The National  Memo Logo

Smart. Sharp. Funny. Fearless.

Monday, December 09, 2019 {{ new Date().getDay() }}

OTTAWA (Reuters) — Former Canadian ambassador Ken Taylor, whose role in rescuing U.S. diplomats in a covert operation in 1979 during the Iran hostage crisis was featured in the movie Argo, died on Thursday, his son told CBC television. He was 81.

Taylor was Canada’s envoy in Tehran in November 1979 when students stormed the U.S. embassy, taking dozens of Americans hostage. In the chaos six diplomats escaped and took refuge with Taylor and another Canadian official for more than two months.

In what became known unofficially as “The Canadian Caper”, Canada and the United States conspired to smuggle the six out of Tehran on genuine Canadian passports with forged Iranian visas.

The group, pretending to be a Hollywood crew who had been scouting locations for a science fiction movie called “Argo,” successfully caught a plane to Switzerland in January 1980.

The story of the escape was retold in the 2012 movie “Argo” featuring actor Ben Affleck in the role of real-life Central Intelligence Agency operative Tony Mendez, who helped concoct the cover story and provide disguises for the diplomats.

Taylor, who was awarded the Congressional Gold Medal by the U.S. Congress in 1980, criticized the movie for minimizing Canada’s role in the Americans’ rescue.

He later left the Canadian foreign service and became a businessman.

Taylor endangered his own life to help the Americans. “Taylor valiantly risked his own life by shielding a group of American diplomats from capture. (He) represented the very best that Canada’s foreign service has to offer,” Canadian Prime Minister Stephen Harper said in a statement.

(Reporting by David Ljunggren; Editing by Toni Reinhold)

Photo: Former Canadian ambassador to Iran Ken Taylor and actress Elena Semikina arrive at the 2015 Canadian Screen Awards in Toronto, March 1, 2015. REUTERS/Mark Blinch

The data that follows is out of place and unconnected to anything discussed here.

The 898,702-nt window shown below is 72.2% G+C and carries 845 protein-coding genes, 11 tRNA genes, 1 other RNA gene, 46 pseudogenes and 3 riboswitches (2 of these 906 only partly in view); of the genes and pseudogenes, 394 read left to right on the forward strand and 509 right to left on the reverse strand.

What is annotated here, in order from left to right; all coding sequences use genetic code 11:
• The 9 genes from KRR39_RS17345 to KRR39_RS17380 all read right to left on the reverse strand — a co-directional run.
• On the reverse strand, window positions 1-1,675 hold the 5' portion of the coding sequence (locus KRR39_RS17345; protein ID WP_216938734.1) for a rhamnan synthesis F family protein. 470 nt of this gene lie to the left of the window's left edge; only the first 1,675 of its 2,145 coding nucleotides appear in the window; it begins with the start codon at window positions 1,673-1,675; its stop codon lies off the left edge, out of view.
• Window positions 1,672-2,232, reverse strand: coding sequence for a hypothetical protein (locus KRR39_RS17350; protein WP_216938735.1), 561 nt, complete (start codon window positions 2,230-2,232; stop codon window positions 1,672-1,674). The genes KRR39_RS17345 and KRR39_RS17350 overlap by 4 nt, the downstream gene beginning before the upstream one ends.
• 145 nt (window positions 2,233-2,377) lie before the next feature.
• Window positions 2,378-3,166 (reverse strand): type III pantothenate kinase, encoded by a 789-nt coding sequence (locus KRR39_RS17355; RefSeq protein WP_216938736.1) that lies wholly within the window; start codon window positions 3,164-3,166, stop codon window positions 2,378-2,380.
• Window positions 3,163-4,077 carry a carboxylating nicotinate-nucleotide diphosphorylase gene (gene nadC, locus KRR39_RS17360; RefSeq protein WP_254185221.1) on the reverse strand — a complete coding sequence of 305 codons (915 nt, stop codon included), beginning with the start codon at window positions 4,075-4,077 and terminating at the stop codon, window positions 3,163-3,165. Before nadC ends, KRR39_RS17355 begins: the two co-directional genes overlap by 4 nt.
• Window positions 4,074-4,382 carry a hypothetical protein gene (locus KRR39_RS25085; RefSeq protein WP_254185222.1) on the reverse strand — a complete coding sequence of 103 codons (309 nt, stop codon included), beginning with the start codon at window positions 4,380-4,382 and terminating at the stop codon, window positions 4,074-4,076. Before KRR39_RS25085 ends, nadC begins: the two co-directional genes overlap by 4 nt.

Start your day with National Memo Newsletter

Know first.

The opinions that matter. Delivered to your inbox every morning

Chief Justice John Roberts

The House Select Committee hearings are swaying political independents and centrists to reject the power-grabbing tactics used by Donald Trump and his Republican enablers to overturn the 2020 presidential election, according to several polls and surveys of battleground state voters released on Thursday, June 30.

“Vast majorities of the American people are paying attention, and they are deeply concerned,” said Leslie Dach, co-chair of Defend Democracy Project, an advocacy group dedicated to the principle that voters determine the outcome of elections. “They believe that a crime has been committed. They want accountability in the courts and at the ballot box. And they hold not just President Trump responsible, but they hold his allies and Republicans responsible for what happened.”

Keep reading... Show less

Jeff Danziger lives in New York City. He is represented by CWS Syndicate and the Washington Post Writers Group. He is the recipient of the Herblock Prize and the Thomas Nast (Landau) Prize. He served in the US Army in Vietnam and was awarded the Bronze Star and the Air Medal. He has published eleven books of cartoons, a novel and a memoir. Visit him at DanzigerCartoons.

{{ }}